Even though Kim began to feel stretched to the limit with all those human lives growing inside her, she chose to focus on her babies, and not herself, referring to them as “my five little miracles.”
“It's getting harder as each day passes to push through the pain, every part of my body aches and sleeping is becoming very painful. No amount of pillows are helping support my back and belly. Sometimes I get so upset that I just want to throw my hands up and give in.”
“Sometimes my pelvis becomes so stiff I can barely walk and my hips feel like they are grinding away constantly. I'm finding it hard to eat as I basically have no room left in my stomach, and the way it is positioned it's pushed all the way back with the babies leaning against it.”
“My skin on my belly is so stretched its painful and hot to touch. It literally feels like I have hives! No amount of cream helps relieve the discomfort. I have a lot of stretch marks now. Dealing with such a huge change in my body is hard.”
“Is it all worth it? Yes!!!! I will keep pushing through,” she wrote in one Facebook post days before the babies were born.
The newborns' names are Keith, Ali, Penelope, Tiffany, and Beatrix. They were born at King Edward Memorial Hospital in Subiaco, Western Australia. Mother and babies are reported to be doing well.
UN rights chief tells Catholic countries to legalize abortion over Zika virus: bishops and cardinal react
GENEVA, February 5, 2016 (LifeSiteNews) -- The United Nations, following the lead of international abortion activists, is now urging Latin American countries hit by the mosquito-borne Zika virus to lift restrictions on abortion for pregnant women who have contacted the virus and whose pre-born children may be at risk for birth defects, including having smaller than normal heads.
The UN human rights office said today that it is not enough for South American countries to urge women to postpone pregnancy without also offering them abortion as a final solution.
“How can they ask these women not to become pregnant, but not offer… the possibility to stop their pregnancies?” UN spokeswoman Cecile Pouilly told reporters.
UN human rights chief Zeid Ra’ad al-Hussein said that governments should make available contraception and abortion services.
“Laws and policies that restrict (women’s) access to these services must be urgently reviewed in line with human rights obligations in order to ensure the right to health for all in practice,” he said.
But Brazil’s bishops strongly asserted yesterday that efforts should be made to eradicate the virus, not the people who may be infected by it.
The disease is “no justification whatsoever to promote abortion,” they said in a statement, adding that it is not morally acceptable to promote abortion “in the cases of microcephaly, as, unfortunately, some groups are proposing to the Supreme Federal Court, in a total lack of respect for the gift of life.”
Honduras Cardinal Oscar Rodriguez Maradiaga has also come out strongly against the notion of “therapeutic abortions” as a response to the problem. Unlike Brazil where abortion is legal in the case of rape or health of the mother, abortion remains entirely illegal in Honduras.
“We should never talk about ‘therapeutic’ abortion,” the cardinal said in a homily at a February 3 Mass in Suyap. “Therapeutic abortion doesn’t exist. Therapeutic means curing, and abortion cures nothing. It takes innocent lives,” he said.
While the World Health Organization (WHO) declared an international public health emergency February 1 on account of concerns over the virus, critics have pointed out, however, that not one death as resulted from the virus. Even on WHO’s own website the virus is described in mild terms.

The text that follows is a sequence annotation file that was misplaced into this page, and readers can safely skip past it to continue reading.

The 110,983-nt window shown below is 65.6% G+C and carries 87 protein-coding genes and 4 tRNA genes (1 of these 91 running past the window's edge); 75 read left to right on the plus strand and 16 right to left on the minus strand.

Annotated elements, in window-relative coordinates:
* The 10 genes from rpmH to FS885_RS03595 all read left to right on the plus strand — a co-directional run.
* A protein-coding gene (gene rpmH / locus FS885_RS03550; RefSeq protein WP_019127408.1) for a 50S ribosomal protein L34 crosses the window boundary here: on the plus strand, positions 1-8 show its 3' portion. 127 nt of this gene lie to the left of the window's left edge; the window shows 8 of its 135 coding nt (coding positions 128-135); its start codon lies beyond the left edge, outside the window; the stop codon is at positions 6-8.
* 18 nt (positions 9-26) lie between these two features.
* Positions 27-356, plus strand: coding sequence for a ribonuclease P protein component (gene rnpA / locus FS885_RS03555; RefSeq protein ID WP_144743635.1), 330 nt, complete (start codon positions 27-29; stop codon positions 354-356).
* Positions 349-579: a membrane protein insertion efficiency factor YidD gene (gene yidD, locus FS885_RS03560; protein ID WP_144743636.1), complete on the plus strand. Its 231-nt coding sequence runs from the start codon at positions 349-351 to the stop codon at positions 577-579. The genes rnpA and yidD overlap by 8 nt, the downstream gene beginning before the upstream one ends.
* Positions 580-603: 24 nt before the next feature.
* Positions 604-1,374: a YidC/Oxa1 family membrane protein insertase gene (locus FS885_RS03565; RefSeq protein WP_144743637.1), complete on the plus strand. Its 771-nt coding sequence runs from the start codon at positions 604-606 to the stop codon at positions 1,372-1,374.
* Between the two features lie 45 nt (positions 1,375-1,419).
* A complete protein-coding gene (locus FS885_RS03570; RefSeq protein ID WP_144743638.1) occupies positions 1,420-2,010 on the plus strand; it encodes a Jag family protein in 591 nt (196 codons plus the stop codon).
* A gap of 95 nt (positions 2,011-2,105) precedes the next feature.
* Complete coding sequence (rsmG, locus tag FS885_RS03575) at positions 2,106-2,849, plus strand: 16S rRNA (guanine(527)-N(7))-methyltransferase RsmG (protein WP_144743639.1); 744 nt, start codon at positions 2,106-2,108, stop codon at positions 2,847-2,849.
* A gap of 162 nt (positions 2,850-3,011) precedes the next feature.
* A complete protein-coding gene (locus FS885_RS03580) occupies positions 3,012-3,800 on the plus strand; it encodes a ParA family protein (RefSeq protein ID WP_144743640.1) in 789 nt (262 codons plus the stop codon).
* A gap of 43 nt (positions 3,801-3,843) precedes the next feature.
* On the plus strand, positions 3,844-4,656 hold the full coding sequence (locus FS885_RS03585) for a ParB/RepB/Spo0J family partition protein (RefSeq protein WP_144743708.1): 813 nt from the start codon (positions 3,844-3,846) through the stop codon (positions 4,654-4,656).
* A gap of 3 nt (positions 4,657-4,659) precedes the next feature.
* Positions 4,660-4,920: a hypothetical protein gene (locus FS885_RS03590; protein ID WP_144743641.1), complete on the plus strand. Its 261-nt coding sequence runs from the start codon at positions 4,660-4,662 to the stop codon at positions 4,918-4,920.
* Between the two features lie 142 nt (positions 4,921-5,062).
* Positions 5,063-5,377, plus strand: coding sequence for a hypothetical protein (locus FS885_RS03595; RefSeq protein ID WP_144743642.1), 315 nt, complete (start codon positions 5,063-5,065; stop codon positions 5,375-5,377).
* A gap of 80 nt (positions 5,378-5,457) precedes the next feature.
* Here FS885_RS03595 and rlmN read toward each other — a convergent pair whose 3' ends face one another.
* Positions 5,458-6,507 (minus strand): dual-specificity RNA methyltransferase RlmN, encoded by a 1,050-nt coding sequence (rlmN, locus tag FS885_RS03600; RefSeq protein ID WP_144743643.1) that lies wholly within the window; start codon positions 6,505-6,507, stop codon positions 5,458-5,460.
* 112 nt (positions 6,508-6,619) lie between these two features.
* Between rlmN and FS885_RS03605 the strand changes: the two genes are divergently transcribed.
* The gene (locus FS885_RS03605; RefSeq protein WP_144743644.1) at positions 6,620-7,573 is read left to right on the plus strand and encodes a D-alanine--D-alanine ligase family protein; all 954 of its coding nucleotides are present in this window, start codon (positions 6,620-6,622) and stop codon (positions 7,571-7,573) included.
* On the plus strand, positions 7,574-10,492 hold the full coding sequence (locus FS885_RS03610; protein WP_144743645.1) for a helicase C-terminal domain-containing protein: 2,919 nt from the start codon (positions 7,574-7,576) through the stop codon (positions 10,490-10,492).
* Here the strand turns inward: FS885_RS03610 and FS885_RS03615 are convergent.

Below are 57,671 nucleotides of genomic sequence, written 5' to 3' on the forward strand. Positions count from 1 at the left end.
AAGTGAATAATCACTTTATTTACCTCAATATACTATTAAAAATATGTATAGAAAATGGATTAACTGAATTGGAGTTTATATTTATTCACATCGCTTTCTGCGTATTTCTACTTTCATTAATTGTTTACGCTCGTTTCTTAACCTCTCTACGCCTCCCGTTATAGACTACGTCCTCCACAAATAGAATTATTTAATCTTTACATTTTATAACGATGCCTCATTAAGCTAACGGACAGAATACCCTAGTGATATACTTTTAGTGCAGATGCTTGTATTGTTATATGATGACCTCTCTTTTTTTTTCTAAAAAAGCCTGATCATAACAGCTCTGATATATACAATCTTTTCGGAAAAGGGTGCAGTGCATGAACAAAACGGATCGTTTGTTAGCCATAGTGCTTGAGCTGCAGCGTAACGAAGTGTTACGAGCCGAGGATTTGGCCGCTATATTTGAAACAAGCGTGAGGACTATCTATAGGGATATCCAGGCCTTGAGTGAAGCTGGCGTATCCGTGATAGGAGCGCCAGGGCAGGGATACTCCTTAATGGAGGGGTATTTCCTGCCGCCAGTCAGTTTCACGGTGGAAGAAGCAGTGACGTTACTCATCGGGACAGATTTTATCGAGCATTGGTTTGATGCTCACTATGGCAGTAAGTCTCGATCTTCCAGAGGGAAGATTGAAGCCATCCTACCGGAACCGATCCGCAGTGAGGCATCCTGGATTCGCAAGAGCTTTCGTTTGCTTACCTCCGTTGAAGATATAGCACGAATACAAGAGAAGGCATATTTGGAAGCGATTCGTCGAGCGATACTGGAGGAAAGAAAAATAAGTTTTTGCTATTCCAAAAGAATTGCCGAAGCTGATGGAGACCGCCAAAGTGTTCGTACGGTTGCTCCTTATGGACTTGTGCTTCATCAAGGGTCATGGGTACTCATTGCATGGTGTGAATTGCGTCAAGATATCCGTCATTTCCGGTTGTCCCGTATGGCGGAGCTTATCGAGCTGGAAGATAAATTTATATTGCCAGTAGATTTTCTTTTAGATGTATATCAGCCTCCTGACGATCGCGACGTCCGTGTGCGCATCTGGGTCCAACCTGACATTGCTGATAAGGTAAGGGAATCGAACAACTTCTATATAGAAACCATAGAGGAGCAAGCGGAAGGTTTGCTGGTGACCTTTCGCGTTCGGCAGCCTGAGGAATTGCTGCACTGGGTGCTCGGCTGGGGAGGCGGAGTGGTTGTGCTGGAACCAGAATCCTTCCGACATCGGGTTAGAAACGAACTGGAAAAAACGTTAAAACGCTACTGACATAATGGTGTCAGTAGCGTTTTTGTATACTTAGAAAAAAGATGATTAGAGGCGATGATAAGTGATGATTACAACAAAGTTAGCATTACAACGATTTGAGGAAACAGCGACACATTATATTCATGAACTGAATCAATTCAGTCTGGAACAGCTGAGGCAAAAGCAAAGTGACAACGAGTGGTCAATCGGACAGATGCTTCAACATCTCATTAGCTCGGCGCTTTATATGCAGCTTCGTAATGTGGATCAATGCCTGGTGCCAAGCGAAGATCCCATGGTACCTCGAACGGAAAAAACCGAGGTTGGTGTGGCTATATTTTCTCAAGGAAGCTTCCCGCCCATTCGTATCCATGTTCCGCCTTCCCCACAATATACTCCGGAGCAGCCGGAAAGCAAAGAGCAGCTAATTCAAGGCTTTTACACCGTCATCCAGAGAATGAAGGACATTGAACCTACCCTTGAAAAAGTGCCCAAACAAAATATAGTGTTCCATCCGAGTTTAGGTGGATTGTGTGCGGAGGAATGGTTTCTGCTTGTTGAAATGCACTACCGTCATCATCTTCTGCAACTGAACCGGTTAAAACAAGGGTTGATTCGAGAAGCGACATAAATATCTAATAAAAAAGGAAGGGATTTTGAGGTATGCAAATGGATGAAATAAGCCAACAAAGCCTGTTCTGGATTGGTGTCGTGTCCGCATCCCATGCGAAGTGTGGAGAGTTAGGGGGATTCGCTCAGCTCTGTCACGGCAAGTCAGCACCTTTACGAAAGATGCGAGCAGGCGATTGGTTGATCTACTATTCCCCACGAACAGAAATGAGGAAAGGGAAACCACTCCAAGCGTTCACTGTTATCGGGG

“It causes mild fever and rash. Other symptoms include muscle pain, joint pain, headache, pain behind the eyes and conjunctivitis. Zika virus disease is usually mild, with symptoms lasting only a few days,” the website states. “To date, there have been no reported deaths associated with Zika virus,” it added.
Critics suspect that the crisis is being manipulated to advance an anti-human agenda on the pre-born.
“Is Zika, actually, a hideous virus that threatens to spread uncontrollably across the world creating an army of disabled children with tiny heads and low IQ’s? Or might this be a willful misinterpretation of the scarce data to manipulate public opinion and legislatures?” wrote pro-life critic Mei-Li Garcia earlier this week.
“It becomes very clear that the publicity surrounding this story has a very little to do with medicine and a lot to do with a convenient crisis that is being used by those pushing for the legalization of abortion around the world,” she wrote.
Hillary’s litmus test for Supreme Court picks: They must ‘preserve Roe v. Wade’
DERRY, NH, February 5, 2016 (LifeSiteNews) - Hillary Clinton has a litmus test for Supreme Court nominees - several, in fact. At a Democratic event on Wednesday, Clinton unveiled her criteria in selecting a judge for the nation's highest court.
“I do have a litmus test, I have a bunch of litmus tests," she said.
"We’ve got to make sure to preserve Roe v. Wade, not let it be nibbled away or repealed,” she said.
That echoes her recent call to arms speech before Planned Parenthood last month, when she stated that taxpayers must fund abortion-on-demand in order to uphold the "right" of choice.
“We have to preserve marriage equality,” Clinton said, referring to last summer's Obergefell v. Hodges case, a 5-4 ruling that redefined marriage nationwide. “We have to go further to end discrimination against the LGBT community."
Her views differentiate her from the Republican front runners. Ted Cruz has called the court's marriage ruling "fundamentally illegitimate," and Donald Trump told Fox News Sunday this week that he would "be very strong on putting certain judges on the bench that I think maybe could change things." Marco Rubio has said he won't "concede" the issue to the one-vote majority.
All Republican presidential hopefuls say they are pro-life and will defund Planned Parenthood.
Her husband, Bill Clinton, raised the makeup of the Supreme Court early last month in New Hampshire, saying it receives "almost no attention" as a campaign issue.
On Wednesday, Hillary said "the next president could get as many as three appointments. It’s one of the many reasons why we can’t turn the White House over to the Republicans again.”
Clinton said her judicial appointees must also reverse the Citizens United ruling on campaign finance and oppose a recent decision striking down a portion of the 1965 Voting Rights Act. In 2013's Shelby County v. Holder, justices struck down Section 4(b) of the act, which said that certain states and jurisdictions had to obtain permission from the federal government before changing their voting laws.
At one time, most politicians frowned upon any "litmus test" for judicial nominees, emphasizing the independence of the third branch of government. "I don't believe in litmus tests," Jeb Bush told Chuck Todd last November.
But with the rise of an activist judiciary in the middle of the 20th century, constitutionalists have sought to rein in the power of the bench.